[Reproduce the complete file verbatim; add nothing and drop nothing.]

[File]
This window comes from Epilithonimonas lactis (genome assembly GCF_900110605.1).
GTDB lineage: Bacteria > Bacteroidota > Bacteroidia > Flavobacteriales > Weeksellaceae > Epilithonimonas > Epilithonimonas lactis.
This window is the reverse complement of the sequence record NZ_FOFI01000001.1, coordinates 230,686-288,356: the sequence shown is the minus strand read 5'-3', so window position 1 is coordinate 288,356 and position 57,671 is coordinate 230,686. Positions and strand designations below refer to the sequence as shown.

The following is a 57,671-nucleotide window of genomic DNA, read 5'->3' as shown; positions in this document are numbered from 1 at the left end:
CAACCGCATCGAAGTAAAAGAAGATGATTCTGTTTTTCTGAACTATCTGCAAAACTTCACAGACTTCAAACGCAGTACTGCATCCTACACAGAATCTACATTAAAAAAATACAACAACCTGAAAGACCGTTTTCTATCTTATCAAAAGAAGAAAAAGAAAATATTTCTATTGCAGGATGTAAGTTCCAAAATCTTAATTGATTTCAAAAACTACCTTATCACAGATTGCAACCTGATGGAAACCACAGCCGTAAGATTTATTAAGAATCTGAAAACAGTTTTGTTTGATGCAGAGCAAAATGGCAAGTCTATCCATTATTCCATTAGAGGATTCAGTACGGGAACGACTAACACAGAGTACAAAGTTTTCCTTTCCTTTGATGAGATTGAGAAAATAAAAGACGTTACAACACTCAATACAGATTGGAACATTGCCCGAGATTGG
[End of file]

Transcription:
This window comes from Epilithonimonas lactis (genome assembly GCF_900110605.1).
GTDB lineage: Bacteria > Bacteroidota > Bacteroidia > Flavobacteriales > Weeksellaceae > Epilithonimonas > Epilithonimonas lactis.
This window is the reverse complement of the sequence record NZ_FOFI01000001.1, coordinates 230,686-288,356: the sequence shown is the minus strand read 5'-3', so window position 1 is coordinate 288,356 and position 57,671 is coordinate 230,686. Positions and strand designations below refer to the sequence as shown.

The following is a 57,671-nucleotide window of genomic DNA, read 5'->3' as shown; positions in this document are numbered from 1 at the left end:
CAACCGCATCGAAGTAAAAGAAGATGATTCTGTTTTTCTGAACTATCTGCAAAACTTCACAGACTTCAAACGCAGTACTGCATCCTACACAGAATCTACATTAAAAAAATACAACAACCTGAAAGACCGTTTTCTATCTTATCAAAAGAAGAAAAAGAAAATATTTCTATTGCAGGATGTAAGTTCCAAAATCTTAATTGATTTCAAAAACTACCTTATCACAGATTGCAACCTGATGGAAACCACAGCCGTAAGATTTATTAAGAATCTGAAAACAGTTTTGTTTGATGCAGAGCAAAATGGCAAGTCTATCCATTATTCCATTAGAGGATTCAGTACGGGAACGACTAACACAGAGTACAAAGTTTTCCTTTCCTTTGATGAGATTGAGAAAATAAAAGACGTTACAACACTCAATACAGATTGGAACATTGCCCGAGATTGG